This positron emission tomography (PET) image shows amyloid deposits (highest amounts in yellow and red) that build up in the brains of patients with either early-onset or late-onset Alzheimer’s disease.

In 2006, Holtzman and fellow neurologist Randall Bateman, MD, developed a technique called SILK (stable isotope linked kinetics) that monitors how quickly amyloid beta is produced in and cleared from the central nervous system. Using this powerful tool, the researchers learned that the overabundance of amyloid beta in people with Alzheimer’s isn’t caused by an overproduction of that protein. Instead, amyloid beta accumulates because the body has a reduced ability to rid the substance from the brain.

Holtzman and Bateman have also learned that amyloid-beta clearance slows down dramatically with age; as clearance rates go down, brain levels of amyloid beta rise, increasing the chances that the protein will form plaques. Studying mice, Holtzman has found that elevated blood sugar can increase amyloid-beta levels—information that may explain why there is a link in humans between diabetes and an elevated risk for Alzheimer’s disease.

An Alzheimer’s timeline emerges

Another key to understanding and treating Alzheimer’s is knowing when it begins. Since the early 1990s, Washington University researchers have been collecting evidence that suggests the disease causes brain damage well before symptoms of dementia appear.

Among that evidence: Autopsy studies by Morris and neuroanatomist Joseph Price, PhD, DPhil, showed that 30 percent of cognitively normal people age 65 and older have Alzheimer’s plaques. And beginning in 2004, Morris and colleagues have used radiology to produce images of amyloid-beta plaques in people who are living with the disease. For many years, the only reliable way to confirm the presence of Alzheimer’s plaques was after death, through a brain autopsy.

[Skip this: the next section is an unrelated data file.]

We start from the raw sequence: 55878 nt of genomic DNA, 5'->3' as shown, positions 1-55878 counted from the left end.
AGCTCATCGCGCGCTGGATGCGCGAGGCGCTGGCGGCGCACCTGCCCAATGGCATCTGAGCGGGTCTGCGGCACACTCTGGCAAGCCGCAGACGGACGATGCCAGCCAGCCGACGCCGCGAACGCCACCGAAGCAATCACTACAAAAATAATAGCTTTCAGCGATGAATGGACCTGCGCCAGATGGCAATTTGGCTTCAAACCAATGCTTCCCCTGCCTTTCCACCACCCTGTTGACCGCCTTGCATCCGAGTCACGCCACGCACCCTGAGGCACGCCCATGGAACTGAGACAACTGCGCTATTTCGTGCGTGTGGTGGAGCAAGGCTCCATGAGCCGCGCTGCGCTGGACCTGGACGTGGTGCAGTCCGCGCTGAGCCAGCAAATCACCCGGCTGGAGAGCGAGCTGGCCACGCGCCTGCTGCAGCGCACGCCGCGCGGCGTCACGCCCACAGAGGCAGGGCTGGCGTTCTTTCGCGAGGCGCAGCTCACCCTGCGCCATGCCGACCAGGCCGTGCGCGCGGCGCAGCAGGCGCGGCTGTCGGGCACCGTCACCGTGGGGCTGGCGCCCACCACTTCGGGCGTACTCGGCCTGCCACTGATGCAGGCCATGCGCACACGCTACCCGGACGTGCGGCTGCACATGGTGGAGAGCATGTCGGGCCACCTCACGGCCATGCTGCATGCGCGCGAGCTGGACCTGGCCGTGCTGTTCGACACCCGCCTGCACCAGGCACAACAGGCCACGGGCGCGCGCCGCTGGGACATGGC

Initially, Morris and Price studied individuals who showed Alzheimer’s symptoms; later, they published the first-ever report showing that brain plaques develop silently in some people who don’t have cognitive deficits and that the plaques are associated with an increased risk of developing dementia.

Research by Yvette Sheline, MD; Beau Ances, PhD, MD; and others takes this finding a step further: Using functional magnetic resonance imaging, or fMRI, they have shown that brain function declines even before plaques appear.

“We currently believe that, from the time excess amyloid begins to collect in the brain, it takes about 10 years for a person to develop dementia,” says Sheline, who is now at the University of Pennsylvania. “Our studies suggest we might be able to intervene before plaques begin to form. If effective treatments are developed, we might have an even bigger window of time to intervene.”

Sleep and Alzheimer’s

Sleep—or, more accurately, the lack of it—is beginning to look like an early indicator of Alzheimer’s. Holtzman and colleagues were among the first to connect early stages of Alzheimer’s to sleep disruption in humans. In 2009, they found that amyloid beta is regulated by the sleep-wake cycle and that sleep deprivation accelerates amyloid-plaque development.